Normative Dimensions”, expands on the same problems, focusing on the case of moral discourse. It tries to show that moral properties are consequential on non-moral ones, a priori, and objective. The naturalistic anchor we have talked about above is explained here in terms of consequentiality, which goes beyond supervenience: moral properties not only supervene on base, descriptive properties (mostly natural, save in theology’s view) but are grounded in those. It is important to see that this grounding is a non-causal relation, more precisely: a necessary and explanatory determination relation. Audi argues for its apriority, as this best explains its necessity and its role in the functioning of moral concepts. But it can be constitutive and objective without being a priori. Once more, Audi leaves open the possibility of naturalization of moral properties, although he states clearly that it does not seem well supported.

Chapter 4, “The Theory of Action-Explanation: Some Dimensions”, explores the nature and apparent success of explanations in which mentalistic concepts and properties are used to understand human action. First, Audi examines different aspects of explanation. He focuses on the so-called explanations why and their relation to laws covering the phenomena in question. Such laws need not be universal, and that implies that inductive explanations should not be ruled out. This is a crucial point for explaining human behavior. There is no good reason to deny that such explanations can be intentionalistic. It follows an enlightening analysis of the problem of mental causation. The main lines of Audi’s approach are already known to us: supervenience, consequentiality, and irresolution of the question of the identity of properties: “My purpose here is… only to argue that mental properties have explanatory power, and, given a kind of anchoring in the physical, can figure in causal explanations of action, whether or not they are identical with physical properties” (p. 130). This leads to the conclusion: “I see no ultimate conflict… between the idea that human beings are rational agents of the kind capable of freedom and moral agency and the view that they are part of the natural world” (p. 135).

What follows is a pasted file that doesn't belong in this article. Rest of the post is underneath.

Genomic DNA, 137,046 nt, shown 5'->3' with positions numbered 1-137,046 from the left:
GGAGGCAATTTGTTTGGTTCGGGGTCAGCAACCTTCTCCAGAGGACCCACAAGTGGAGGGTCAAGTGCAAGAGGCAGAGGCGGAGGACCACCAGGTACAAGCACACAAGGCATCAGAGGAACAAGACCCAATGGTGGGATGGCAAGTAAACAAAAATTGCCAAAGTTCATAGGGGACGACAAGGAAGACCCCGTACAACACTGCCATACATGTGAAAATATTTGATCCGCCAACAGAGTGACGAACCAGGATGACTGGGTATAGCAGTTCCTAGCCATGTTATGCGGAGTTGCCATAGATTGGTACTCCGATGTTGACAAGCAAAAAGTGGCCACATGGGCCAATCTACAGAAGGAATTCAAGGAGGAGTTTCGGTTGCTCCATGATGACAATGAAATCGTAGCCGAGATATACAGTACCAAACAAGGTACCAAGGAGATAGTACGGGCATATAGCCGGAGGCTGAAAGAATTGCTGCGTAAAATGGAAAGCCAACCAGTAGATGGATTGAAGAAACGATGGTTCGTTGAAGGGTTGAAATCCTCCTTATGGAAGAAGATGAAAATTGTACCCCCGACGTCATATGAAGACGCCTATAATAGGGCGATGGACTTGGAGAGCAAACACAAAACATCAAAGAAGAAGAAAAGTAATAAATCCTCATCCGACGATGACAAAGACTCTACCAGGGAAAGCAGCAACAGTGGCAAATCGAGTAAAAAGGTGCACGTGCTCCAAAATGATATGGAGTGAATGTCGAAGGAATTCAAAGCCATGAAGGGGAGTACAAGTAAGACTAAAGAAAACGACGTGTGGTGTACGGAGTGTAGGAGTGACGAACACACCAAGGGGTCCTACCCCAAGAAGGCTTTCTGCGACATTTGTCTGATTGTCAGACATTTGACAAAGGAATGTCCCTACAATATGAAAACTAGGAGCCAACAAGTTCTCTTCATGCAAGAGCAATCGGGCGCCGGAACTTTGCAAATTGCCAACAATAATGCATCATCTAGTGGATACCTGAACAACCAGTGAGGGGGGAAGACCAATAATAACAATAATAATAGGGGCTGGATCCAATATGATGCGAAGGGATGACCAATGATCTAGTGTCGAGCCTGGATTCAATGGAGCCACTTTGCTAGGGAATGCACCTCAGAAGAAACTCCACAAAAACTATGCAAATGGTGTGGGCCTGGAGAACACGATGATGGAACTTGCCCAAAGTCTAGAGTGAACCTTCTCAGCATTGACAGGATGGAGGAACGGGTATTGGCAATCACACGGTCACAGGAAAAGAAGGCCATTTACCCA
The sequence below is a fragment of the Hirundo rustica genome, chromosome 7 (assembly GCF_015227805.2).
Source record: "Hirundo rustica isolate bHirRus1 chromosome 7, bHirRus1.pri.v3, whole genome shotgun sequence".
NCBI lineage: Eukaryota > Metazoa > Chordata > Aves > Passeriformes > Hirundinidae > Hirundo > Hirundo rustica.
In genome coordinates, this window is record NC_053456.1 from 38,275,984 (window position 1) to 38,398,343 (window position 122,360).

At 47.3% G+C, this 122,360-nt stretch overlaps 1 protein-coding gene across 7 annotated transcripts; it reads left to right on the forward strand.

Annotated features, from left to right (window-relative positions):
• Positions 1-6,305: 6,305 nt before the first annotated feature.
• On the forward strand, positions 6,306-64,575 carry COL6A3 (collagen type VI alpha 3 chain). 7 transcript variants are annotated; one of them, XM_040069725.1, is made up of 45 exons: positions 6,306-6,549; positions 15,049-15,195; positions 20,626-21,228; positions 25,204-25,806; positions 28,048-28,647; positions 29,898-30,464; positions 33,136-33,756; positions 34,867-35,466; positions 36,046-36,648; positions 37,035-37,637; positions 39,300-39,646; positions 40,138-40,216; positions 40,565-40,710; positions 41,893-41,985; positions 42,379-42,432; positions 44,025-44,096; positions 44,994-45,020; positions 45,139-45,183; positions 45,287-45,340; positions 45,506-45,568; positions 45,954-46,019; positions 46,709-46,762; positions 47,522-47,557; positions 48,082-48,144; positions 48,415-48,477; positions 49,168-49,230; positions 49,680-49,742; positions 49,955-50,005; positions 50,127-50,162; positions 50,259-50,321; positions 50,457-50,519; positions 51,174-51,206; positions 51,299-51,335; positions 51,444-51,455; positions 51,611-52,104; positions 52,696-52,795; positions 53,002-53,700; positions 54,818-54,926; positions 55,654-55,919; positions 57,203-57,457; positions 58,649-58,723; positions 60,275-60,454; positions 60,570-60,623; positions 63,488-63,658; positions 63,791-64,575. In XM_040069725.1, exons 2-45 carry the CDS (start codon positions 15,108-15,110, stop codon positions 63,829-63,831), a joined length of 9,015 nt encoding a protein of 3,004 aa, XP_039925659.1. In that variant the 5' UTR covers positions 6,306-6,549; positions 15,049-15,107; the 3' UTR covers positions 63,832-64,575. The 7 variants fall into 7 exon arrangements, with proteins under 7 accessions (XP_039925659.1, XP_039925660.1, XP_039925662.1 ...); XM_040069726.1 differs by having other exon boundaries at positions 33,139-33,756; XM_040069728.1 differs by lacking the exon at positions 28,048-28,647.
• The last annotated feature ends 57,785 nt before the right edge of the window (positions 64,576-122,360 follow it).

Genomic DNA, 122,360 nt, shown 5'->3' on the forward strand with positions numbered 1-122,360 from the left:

Chapter 5, “A Priori Explanation”, deals with the nature and role of such types of explanation. A priori explanations are non-scientific, but that does not mean that they are unscientific. Logic and pure mathematics are essential for science, but they make use of a priori explanations. The normative realm, in all its diversity, is also rich in a priori explanations. A crucial move to sustain their legitimacy is the distinction between scientific and theoretical method: “The former is empirical and, broadly speaking, experimental. The latter is a more general method of building and rebuilding theories in relation to data… Theoretical method is not the property of empiricism” (p. 145). This amounts to questioning the assumption of the philosophical primacy of scientific method. The rest of the chapter examines the possibility of proof in philosophy and the essential connection between explanation and understanding, showing the limits of scientific understanding.
This book is not easy reading, but it is undoubtedly worthwhile. The confrontation with naturalism is set in a wider context than the one common in science-and-religion. This applies especially to the question of normativity. Audi’s analyses are perceptive, and his arguments sharp and clearsighted. Distinctions like those between causal closure and sufficiency, or between scientific and theoretical method, and the idea of a naturalistic anchor, are of great help for any person interested in these matters. Most valuable is his attitude toward naturalism, both extremely critical to its philosophical inflation and open to dialogue about its justified claims. One may not agree in all details, but still, his reflections remain challenging.

José Manuel Lozano
Independent Scholar
Reprinted from ESSSAT News and Reviews, n. 27:2 (June 2017), pp. 23-26.